In Latin, an enemy was an “inimicus.” From that word we get enmity, which we use as a synonym for animosity or hatred. Hostility and ill will are often signs of enmity.
The Bible speaks of enmity in several places. In the Garden of Eden, as God pronounces the judgment on the serpent, He says, “I will put enmity between you and the woman, and between your offspring and hers” (Genesis 3:15). To this day, many women have a deep-seated dislike of snakes. It’s more than a stereotype—studies show that women are four times as likely as men to have a phobia of snakes. According to a psychologist at Carnegie Mellon University, females are born with a “perceptual template that specifies the structure of snakes” and theorizes that the female disposition is an evolutionary byproduct of the need to protect their offspring (David H. Rakison in “Does Women’s Greater Fear of Snakes and Spiders Originate in Infancy?” Evolution and Human Behavior). The Bible says that women’s dislike of snakes has a spiritual cause and is a reflection of the state of hostility that exists between Satan and the human race.
James 4:4a says that “friendship with the world means enmity against God” (see also 1 John 2:15–16). The sinful customs of this world are in direct opposition to the righteousness of God, and when we develop a “friendship” with the world—when we delight in the sinful ways of the world—we essentially declare war on God. “Therefore, anyone who chooses to be a friend of the world becomes an enemy of God” (James 4:4b). The same warning is given in Romans 8:7, which says that “the mind governed by the flesh is hostile to God.”
The tragic condition of mankind is that they exist in a state of enmity against God. As man clings to his sin, he works against his own self-interests, opposing himself (2 Timothy 2:25) and fighting against the very One seeking to save him.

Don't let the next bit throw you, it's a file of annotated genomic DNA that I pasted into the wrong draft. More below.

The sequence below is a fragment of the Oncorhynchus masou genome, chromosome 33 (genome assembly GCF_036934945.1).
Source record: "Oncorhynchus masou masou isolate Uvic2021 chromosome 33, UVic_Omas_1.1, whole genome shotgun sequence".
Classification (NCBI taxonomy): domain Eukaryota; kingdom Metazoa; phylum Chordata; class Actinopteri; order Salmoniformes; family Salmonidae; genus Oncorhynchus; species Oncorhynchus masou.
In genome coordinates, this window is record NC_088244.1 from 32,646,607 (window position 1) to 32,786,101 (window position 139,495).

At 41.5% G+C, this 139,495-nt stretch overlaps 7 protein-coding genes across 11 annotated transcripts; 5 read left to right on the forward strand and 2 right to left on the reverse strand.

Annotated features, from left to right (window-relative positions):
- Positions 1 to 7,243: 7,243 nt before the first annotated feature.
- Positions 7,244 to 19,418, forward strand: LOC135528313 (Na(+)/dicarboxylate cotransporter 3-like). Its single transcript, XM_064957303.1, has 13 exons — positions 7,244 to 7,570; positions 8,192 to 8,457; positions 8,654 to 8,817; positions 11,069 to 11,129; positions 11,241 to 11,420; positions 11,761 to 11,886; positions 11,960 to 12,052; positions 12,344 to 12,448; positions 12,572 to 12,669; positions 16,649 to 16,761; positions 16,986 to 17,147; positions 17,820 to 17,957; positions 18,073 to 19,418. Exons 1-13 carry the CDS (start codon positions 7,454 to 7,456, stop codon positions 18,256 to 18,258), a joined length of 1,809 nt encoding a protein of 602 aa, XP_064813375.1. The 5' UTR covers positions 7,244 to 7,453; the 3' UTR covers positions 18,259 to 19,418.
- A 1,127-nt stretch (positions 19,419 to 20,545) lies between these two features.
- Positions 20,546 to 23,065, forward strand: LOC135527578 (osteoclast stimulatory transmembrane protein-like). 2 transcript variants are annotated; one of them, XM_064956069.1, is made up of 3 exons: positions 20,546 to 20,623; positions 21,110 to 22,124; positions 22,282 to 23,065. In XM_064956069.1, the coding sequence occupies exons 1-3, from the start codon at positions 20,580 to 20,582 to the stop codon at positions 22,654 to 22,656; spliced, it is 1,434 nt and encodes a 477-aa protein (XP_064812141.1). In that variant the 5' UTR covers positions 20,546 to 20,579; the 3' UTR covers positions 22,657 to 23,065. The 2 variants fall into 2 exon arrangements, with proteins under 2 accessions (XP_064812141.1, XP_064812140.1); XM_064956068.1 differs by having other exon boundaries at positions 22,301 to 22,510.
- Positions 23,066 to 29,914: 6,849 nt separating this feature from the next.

The good news is that the Son of God came to earth to reconcile God and man. This was the “glad tidings” the angels brought to the shepherds: “Glory to God in the highest heaven, and on earth peace” (Luke 2:14). Jesus is the Prince of Peace (Isaiah 9:6). Jesus bridged the gap between Jew and Samaritan, much to His disciples’ surprise (John 4:1–42). He bridged the gap between Jew and Gentile, fulfilling His purpose “to create in himself one new humanity out of the two, thus making peace, and in one body to reconcile both of them to God through the cross, by which he put to death their hostility” (Ephesians 2:15–16). And, most importantly, He bridged the gap between God and man; through Christ, God “reconciled us to himself” (2 Corinthians 5:18). The Offspring of the woman has crushed the serpent’s head (Genesis 3:15).
Believers have now been given “the ministry of reconciliation: that God was reconciling the world to himself in Christ, not counting people’s sins against them. And he has committed to us the message of reconciliation” (2 Corinthians 5:18–19). The gospel breaks down barriers, and in Christ those who were former enemies of God are made His own children (Colossians 1:21–22).